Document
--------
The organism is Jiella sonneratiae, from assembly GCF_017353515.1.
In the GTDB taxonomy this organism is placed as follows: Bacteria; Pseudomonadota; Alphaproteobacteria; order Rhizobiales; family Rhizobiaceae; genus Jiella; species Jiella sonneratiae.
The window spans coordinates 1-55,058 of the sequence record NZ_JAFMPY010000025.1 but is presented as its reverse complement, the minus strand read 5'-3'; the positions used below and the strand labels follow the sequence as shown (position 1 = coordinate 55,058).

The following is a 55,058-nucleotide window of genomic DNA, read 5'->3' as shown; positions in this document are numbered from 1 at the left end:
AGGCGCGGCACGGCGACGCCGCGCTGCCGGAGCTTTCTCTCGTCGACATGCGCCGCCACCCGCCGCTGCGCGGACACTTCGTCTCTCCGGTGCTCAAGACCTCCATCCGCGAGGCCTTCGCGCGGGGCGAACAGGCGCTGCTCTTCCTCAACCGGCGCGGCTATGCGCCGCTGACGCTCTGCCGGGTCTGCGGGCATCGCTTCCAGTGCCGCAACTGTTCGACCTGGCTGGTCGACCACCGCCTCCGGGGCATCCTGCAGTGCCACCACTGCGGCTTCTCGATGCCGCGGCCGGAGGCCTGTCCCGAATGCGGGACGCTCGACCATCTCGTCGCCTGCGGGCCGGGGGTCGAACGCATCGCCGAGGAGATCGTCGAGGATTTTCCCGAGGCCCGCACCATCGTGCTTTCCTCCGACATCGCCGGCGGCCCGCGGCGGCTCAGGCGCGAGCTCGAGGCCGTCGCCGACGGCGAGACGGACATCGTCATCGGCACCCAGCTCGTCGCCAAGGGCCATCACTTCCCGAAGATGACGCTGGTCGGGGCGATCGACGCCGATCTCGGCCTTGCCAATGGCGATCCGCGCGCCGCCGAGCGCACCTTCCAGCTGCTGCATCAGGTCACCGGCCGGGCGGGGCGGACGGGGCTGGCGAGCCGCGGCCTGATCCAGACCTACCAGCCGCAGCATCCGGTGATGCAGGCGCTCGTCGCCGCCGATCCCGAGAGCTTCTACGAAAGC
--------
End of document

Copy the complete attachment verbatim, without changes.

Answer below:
The organism is Jiella sonneratiae, from assembly GCF_017353515.1.
In the GTDB taxonomy this organism is placed as follows: Bacteria; Pseudomonadota; Alphaproteobacteria; order Rhizobiales; family Rhizobiaceae; genus Jiella; species Jiella sonneratiae.
The window spans coordinates 1-55,058 of the sequence record NZ_JAFMPY010000025.1 but is presented as its reverse complement, the minus strand read 5'-3'; the positions used below and the strand labels follow the sequence as shown (position 1 = coordinate 55,058).

The following is a 55,058-nucleotide window of genomic DNA, read 5'->3' as shown; positions in this document are numbered from 1 at the left end:
AGGCGCGGCACGGCGACGCCGCGCTGCCGGAGCTTTCTCTCGTCGACATGCGCCGCCACCCGCCGCTGCGCGGACACTTCGTCTCTCCGGTGCTCAAGACCTCCATCCGCGAGGCCTTCGCGCGGGGCGAACAGGCGCTGCTCTTCCTCAACCGGCGCGGCTATGCGCCGCTGACGCTCTGCCGGGTCTGCGGGCATCGCTTCCAGTGCCGCAACTGTTCGACCTGGCTGGTCGACCACCGCCTCCGGGGCATCCTGCAGTGCCACCACTGCGGCTTCTCGATGCCGCGGCCGGAGGCCTGTCCCGAATGCGGGACGCTCGACCATCTCGTCGCCTGCGGGCCGGGGGTCGAACGCATCGCCGAGGAGATCGTCGAGGATTTTCCCGAGGCCCGCACCATCGTGCTTTCCTCCGACATCGCCGGCGGCCCGCGGCGGCTCAGGCGCGAGCTCGAGGCCGTCGCCGACGGCGAGACGGACATCGTCATCGGCACCCAGCTCGTCGCCAAGGGCCATCACTTCCCGAAGATGACGCTGGTCGGGGCGATCGACGCCGATCTCGGCCTTGCCAATGGCGATCCGCGCGCCGCCGAGCGCACCTTCCAGCTGCTGCATCAGGTCACCGGCCGGGCGGGGCGGACGGGGCTGGCGAGCCGCGGCCTGATCCAGACCTACCAGCCGCAGCATCCGGTGATGCAGGCGCTCGTCGCCGCCGATCCCGAGAGCTTCTACGAAAGC